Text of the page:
The Art of Dragon Age: Inquisition

Once upon a time obtaining ‘Art Of’ books was a nightmare, usually having to import them from Japan at ridiculous cost. Of course, this means a lot of Western games were overlooked and the reams of concept art were consigned to crappy, tiny A5 books that came with limited editions. If you were lucky.

These days that’s not the case, with book publishers snapping up game rights to put all that glorious behind-the-scenes processes for us to feast our eyes on, while we lament that we’ll never be a fifth as talented. One of the finest of these publishers is Dark Horse. Usually with a Dark Horse published book you’re in for a seriously high quality treat, and The Art of Dragon Age: Inquisition is no different.

It’s absolutely bloody lovely. I mean, most art books are lovely, but the detail and breadth of processes shown is gorgeous.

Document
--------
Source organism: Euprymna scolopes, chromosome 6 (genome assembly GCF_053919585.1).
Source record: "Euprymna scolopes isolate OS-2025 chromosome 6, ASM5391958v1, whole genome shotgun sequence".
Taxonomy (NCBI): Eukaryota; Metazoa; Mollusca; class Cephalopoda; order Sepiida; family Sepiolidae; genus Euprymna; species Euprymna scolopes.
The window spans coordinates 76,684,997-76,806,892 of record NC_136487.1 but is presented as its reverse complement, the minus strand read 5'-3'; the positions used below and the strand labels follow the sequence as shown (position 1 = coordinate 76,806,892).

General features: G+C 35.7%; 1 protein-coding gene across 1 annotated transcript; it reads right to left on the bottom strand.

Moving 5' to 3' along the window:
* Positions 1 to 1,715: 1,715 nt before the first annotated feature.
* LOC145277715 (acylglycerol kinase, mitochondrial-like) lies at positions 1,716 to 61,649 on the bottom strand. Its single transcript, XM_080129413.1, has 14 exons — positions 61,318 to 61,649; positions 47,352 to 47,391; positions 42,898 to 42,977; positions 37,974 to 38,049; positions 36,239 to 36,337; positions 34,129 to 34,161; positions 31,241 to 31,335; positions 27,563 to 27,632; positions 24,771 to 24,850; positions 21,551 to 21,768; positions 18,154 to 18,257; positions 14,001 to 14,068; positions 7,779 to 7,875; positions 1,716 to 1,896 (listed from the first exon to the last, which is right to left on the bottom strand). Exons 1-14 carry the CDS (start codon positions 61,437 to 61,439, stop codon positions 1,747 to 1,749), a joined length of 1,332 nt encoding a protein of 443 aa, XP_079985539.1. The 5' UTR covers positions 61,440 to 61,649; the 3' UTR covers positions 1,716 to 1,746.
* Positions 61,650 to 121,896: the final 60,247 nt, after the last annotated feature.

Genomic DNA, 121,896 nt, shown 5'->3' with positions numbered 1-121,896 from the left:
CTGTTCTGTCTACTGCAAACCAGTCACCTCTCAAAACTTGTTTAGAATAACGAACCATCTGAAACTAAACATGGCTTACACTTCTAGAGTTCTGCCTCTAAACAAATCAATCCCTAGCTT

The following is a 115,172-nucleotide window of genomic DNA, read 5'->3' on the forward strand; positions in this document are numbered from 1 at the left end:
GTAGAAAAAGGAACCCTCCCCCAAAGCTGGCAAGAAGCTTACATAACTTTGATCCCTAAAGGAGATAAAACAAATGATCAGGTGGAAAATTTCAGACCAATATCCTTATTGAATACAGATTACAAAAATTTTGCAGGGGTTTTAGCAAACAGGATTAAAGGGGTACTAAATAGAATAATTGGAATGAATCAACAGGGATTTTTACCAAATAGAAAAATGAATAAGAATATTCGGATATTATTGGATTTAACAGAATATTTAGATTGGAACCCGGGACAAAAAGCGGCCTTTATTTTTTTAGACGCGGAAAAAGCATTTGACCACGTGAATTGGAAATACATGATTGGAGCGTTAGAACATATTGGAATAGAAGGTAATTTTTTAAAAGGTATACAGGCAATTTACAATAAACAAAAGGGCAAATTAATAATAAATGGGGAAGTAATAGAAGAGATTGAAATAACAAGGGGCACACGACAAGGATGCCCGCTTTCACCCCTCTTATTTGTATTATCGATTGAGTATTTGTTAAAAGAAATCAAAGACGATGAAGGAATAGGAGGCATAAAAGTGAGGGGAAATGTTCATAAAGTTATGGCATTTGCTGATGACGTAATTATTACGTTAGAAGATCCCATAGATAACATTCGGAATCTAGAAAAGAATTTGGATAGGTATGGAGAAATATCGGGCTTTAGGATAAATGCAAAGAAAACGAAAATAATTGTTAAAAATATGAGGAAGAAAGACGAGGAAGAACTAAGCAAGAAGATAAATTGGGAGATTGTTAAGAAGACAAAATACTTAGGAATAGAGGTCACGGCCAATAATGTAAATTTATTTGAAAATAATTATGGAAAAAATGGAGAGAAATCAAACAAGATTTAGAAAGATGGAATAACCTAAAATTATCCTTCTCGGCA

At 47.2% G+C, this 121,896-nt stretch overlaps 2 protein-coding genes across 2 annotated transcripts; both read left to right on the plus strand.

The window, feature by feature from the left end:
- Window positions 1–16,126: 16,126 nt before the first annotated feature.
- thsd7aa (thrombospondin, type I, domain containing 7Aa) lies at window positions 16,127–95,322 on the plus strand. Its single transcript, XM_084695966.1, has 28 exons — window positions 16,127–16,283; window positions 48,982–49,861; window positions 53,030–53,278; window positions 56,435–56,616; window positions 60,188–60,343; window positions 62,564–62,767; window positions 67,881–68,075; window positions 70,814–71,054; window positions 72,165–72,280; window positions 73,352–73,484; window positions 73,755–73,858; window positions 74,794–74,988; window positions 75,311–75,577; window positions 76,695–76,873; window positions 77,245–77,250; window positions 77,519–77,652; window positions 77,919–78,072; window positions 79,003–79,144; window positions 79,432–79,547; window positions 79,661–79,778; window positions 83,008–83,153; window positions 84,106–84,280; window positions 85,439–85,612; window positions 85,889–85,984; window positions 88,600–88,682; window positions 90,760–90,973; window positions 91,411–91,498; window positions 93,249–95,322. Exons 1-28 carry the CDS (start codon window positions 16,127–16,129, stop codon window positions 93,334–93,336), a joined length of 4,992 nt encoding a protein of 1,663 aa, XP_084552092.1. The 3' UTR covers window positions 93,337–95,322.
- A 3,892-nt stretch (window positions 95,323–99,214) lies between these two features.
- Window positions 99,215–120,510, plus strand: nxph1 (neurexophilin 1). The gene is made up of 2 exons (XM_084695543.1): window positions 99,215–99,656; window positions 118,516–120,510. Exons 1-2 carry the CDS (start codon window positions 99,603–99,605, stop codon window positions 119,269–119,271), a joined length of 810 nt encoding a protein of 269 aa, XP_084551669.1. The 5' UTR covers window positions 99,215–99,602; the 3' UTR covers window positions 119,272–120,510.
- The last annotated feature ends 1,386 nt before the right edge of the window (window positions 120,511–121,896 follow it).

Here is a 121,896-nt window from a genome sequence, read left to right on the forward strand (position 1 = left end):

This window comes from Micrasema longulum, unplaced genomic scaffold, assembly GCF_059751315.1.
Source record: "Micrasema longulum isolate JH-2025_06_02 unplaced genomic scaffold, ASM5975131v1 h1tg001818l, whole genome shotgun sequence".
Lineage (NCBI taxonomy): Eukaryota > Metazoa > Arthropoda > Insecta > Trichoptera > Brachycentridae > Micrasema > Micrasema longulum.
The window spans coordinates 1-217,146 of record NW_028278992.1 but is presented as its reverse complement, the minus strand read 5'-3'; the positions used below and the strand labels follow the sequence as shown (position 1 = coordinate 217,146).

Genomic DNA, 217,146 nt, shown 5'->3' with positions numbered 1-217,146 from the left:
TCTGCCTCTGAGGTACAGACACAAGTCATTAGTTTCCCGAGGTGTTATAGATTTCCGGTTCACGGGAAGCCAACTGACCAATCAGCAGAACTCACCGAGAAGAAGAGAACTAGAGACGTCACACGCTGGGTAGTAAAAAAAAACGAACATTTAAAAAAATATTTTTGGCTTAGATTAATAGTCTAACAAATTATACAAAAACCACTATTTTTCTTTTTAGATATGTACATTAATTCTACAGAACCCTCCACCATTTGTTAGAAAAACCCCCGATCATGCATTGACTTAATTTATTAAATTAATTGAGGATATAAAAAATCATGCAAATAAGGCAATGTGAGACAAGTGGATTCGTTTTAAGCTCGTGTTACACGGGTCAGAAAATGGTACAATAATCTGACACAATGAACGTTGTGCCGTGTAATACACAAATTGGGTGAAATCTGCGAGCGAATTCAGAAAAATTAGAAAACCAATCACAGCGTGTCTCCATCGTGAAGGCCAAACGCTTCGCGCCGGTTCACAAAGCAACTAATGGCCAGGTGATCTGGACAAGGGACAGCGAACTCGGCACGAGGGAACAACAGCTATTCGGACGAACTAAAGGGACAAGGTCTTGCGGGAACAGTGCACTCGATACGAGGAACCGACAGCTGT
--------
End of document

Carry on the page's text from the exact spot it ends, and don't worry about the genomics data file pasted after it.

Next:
One of the great things it shows is the intricacy to detail that you can’t really appreciate when you’re playing the game. Sure, you look around the world and go “This is gorgeous. I like her armour. That looks cool.” but the processes behind the look of the armour aren’t apparent until you see them break it down into the layers that make it up. The variations of the armour for each faction and the characters is extensive as well. It’s always wonderful to see what could have been.

The explanations behind the design decisions sometimes leave you wishing there was a bit more text in the book to give you more insight into the influences and flow of process (especially into the characters), but the book is massive and packed with designs from tiny things like helmets and scabbards, to the stained glass in various buildings which you may not notice when tramping around the cities, to massive double page environmental studies.

There’s a ridiculous amount of work in here and it shows that the worlds Bioware build are born of an incredibly talented team with an abundance of imagination and attention to detail that many developers don’t (or can’t) match.

VERDICT: Absolutely YAY.